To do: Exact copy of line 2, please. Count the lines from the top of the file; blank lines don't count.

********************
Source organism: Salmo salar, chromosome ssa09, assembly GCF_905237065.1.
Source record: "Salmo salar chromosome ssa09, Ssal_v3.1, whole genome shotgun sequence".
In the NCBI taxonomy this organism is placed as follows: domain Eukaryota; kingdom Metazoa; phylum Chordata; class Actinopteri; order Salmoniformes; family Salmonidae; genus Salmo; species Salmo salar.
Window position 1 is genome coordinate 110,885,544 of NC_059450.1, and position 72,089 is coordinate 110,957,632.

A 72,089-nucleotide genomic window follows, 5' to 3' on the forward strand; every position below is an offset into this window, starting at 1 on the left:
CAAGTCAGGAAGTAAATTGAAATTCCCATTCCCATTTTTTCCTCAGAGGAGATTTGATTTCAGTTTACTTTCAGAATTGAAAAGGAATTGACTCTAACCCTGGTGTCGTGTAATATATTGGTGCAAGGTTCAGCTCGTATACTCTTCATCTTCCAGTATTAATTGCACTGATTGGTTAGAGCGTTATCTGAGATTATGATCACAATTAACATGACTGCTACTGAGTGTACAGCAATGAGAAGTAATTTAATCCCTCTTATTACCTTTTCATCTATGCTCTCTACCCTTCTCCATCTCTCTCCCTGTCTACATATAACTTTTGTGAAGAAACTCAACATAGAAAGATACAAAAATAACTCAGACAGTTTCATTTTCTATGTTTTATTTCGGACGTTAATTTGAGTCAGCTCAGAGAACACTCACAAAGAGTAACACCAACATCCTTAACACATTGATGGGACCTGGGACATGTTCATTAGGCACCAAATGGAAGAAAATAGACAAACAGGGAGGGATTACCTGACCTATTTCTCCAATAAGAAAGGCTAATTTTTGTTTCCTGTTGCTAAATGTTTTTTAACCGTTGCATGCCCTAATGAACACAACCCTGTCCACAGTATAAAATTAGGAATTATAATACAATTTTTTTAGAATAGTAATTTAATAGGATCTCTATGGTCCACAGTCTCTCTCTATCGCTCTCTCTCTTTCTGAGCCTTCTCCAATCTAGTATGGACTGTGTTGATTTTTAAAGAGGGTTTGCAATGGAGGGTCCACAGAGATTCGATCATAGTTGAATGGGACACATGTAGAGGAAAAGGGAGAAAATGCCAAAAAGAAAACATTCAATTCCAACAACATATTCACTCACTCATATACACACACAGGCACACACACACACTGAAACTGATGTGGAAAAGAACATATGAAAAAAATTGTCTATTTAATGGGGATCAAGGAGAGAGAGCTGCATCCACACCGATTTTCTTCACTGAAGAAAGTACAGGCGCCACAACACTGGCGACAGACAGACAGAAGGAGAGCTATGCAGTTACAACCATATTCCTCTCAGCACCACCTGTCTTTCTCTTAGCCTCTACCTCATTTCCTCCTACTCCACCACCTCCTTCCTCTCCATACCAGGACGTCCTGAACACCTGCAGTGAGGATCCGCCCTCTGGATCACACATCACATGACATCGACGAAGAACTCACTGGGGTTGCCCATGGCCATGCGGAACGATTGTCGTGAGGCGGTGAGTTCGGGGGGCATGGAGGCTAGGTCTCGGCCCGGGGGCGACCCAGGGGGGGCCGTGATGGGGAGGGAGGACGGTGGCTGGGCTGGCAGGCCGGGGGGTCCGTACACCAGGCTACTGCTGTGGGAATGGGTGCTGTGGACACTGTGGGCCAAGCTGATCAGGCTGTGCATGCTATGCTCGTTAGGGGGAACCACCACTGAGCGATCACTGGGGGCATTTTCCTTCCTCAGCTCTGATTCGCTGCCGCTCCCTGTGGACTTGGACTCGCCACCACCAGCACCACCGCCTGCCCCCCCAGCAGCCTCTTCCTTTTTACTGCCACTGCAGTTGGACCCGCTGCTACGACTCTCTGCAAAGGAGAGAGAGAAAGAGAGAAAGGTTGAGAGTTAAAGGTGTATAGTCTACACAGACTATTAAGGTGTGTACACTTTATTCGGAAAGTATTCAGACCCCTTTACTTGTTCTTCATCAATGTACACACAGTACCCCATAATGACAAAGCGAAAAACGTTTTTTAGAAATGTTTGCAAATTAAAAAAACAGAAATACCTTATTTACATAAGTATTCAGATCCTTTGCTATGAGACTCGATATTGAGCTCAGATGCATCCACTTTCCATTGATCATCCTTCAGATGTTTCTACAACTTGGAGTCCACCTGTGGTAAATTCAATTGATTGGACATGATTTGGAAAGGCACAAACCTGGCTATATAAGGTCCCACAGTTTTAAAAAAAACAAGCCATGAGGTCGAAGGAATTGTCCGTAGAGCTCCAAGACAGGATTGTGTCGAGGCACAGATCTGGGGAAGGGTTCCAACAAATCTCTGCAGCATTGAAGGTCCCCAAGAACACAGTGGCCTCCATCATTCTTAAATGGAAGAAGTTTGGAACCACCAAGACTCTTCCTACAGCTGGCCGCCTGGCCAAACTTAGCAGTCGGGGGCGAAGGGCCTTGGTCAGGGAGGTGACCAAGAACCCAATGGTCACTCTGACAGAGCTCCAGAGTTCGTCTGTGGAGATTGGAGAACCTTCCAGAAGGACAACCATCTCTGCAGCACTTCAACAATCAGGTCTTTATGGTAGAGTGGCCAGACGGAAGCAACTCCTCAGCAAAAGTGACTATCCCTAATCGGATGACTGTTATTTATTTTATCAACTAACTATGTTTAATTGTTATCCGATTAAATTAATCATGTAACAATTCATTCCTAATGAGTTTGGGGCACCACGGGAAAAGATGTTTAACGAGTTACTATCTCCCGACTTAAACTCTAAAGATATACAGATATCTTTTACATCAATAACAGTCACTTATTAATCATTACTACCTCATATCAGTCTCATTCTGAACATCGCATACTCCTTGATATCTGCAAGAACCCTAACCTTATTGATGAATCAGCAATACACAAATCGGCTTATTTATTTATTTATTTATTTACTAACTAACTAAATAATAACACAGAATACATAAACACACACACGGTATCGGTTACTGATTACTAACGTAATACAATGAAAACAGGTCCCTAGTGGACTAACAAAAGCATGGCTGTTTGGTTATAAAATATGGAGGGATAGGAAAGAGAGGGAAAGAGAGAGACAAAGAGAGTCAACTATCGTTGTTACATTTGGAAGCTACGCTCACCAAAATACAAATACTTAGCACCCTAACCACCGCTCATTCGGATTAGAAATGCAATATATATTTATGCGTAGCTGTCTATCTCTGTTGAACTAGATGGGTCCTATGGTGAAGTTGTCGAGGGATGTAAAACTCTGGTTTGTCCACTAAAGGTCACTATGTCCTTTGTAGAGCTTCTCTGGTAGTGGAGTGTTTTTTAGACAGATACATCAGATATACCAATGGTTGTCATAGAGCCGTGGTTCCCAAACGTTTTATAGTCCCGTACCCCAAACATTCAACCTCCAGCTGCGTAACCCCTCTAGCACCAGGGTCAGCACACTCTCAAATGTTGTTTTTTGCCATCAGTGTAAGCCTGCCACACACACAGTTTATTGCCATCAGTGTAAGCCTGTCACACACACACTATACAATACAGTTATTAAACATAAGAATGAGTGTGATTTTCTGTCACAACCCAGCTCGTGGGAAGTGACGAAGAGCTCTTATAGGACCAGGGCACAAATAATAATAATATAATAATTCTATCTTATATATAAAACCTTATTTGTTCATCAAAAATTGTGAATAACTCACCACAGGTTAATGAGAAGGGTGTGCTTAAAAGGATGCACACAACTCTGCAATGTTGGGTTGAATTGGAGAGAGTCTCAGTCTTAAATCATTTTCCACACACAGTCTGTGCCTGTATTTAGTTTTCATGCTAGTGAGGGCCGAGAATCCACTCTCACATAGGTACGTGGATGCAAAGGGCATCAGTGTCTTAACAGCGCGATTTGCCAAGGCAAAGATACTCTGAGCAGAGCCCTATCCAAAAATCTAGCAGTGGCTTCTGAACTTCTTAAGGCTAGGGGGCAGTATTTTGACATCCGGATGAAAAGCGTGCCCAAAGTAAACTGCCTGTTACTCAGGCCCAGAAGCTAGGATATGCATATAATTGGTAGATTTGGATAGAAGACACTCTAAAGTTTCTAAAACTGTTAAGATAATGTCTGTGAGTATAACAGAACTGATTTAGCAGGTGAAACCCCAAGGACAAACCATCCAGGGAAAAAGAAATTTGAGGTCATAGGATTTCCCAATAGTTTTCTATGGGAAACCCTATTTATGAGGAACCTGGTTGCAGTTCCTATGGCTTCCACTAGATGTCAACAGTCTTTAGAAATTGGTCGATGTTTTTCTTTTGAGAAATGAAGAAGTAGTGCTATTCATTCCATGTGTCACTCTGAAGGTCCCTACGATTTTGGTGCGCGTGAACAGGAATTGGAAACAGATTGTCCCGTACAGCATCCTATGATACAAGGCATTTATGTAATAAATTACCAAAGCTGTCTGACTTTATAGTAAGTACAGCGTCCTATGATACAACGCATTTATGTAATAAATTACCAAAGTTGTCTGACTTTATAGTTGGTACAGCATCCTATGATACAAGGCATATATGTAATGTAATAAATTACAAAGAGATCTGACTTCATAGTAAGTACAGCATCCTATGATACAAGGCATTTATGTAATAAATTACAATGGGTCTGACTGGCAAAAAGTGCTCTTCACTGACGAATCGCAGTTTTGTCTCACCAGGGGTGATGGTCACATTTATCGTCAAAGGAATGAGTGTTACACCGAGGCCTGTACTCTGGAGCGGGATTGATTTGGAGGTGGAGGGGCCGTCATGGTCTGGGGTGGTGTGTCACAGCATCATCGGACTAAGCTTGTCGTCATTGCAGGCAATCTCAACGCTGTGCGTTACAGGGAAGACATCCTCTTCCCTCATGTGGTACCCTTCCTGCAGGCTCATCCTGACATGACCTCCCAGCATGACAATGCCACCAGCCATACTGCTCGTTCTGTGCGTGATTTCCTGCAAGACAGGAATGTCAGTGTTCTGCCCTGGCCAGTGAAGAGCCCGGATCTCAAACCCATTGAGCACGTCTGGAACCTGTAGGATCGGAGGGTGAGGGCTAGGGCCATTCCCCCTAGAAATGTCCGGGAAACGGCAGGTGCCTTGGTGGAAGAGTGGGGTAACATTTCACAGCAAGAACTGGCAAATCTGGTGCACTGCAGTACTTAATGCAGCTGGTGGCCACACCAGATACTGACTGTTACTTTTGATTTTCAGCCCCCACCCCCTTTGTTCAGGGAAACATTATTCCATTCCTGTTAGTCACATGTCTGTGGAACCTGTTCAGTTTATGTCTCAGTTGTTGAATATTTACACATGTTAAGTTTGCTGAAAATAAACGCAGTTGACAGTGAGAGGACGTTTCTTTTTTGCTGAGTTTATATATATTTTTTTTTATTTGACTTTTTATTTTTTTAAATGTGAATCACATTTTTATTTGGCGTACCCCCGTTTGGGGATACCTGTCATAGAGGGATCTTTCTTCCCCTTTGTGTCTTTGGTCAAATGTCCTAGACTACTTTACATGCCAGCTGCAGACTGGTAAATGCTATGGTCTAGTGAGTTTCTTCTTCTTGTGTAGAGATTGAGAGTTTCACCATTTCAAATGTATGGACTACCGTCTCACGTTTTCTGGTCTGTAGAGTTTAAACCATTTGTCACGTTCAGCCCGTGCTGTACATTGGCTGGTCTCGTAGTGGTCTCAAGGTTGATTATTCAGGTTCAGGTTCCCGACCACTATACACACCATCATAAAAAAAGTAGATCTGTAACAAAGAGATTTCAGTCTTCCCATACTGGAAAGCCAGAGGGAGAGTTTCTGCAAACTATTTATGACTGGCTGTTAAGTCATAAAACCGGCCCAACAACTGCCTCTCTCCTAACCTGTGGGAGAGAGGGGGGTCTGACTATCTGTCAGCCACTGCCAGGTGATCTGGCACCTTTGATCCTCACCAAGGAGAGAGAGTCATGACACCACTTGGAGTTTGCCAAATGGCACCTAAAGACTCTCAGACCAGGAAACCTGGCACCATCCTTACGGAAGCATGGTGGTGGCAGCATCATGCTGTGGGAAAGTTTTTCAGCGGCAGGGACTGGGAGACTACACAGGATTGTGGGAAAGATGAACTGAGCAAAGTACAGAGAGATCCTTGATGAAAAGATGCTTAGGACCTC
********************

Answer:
Source record: "Salmo salar chromosome ssa09, Ssal_v3.1, whole genome shotgun sequence".